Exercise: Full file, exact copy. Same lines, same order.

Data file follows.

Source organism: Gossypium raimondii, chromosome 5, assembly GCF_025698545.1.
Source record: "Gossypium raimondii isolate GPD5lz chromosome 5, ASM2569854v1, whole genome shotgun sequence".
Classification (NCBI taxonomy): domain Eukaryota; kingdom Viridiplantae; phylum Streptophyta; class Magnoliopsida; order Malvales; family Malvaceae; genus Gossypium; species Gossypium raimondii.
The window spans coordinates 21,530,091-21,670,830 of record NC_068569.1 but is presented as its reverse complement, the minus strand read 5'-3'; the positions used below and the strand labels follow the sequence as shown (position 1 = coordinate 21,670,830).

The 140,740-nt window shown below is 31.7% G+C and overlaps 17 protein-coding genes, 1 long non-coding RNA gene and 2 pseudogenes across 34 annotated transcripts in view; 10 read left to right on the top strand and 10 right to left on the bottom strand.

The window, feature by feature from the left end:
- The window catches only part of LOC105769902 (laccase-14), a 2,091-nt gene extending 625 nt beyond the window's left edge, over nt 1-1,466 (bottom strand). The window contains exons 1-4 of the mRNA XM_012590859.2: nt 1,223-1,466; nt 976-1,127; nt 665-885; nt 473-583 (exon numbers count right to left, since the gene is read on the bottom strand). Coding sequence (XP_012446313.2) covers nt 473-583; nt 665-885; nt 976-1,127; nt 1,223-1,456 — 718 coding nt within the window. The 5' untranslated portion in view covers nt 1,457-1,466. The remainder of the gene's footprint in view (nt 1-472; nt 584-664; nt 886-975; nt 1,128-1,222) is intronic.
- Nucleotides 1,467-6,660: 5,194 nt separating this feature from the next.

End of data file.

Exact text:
Source organism: Gossypium raimondii, chromosome 5, assembly GCF_025698545.1.
Source record: "Gossypium raimondii isolate GPD5lz chromosome 5, ASM2569854v1, whole genome shotgun sequence".
Classification (NCBI taxonomy): domain Eukaryota; kingdom Viridiplantae; phylum Streptophyta; class Magnoliopsida; order Malvales; family Malvaceae; genus Gossypium; species Gossypium raimondii.
The window spans coordinates 21,530,091-21,670,830 of record NC_068569.1 but is presented as its reverse complement, the minus strand read 5'-3'; the positions used below and the strand labels follow the sequence as shown (position 1 = coordinate 21,670,830).

The 140,740-nt window shown below is 31.7% G+C and overlaps 17 protein-coding genes, 1 long non-coding RNA gene and 2 pseudogenes across 34 annotated transcripts in view; 10 read left to right on the top strand and 10 right to left on the bottom strand.

The window, feature by feature from the left end:
- The window catches only part of LOC105769902 (laccase-14), a 2,091-nt gene extending 625 nt beyond the window's left edge, over nt 1-1,466 (bottom strand). The window contains exons 1-4 of the mRNA XM_012590859.2: nt 1,223-1,466; nt 976-1,127; nt 665-885; nt 473-583 (exon numbers count right to left, since the gene is read on the bottom strand). Coding sequence (XP_012446313.2) covers nt 473-583; nt 665-885; nt 976-1,127; nt 1,223-1,456 — 718 coding nt within the window. The 5' untranslated portion in view covers nt 1,457-1,466. The remainder of the gene's footprint in view (nt 1-472; nt 584-664; nt 886-975; nt 1,128-1,222) is intronic.
- Nucleotides 1,467-6,660: 5,194 nt separating this feature from the next.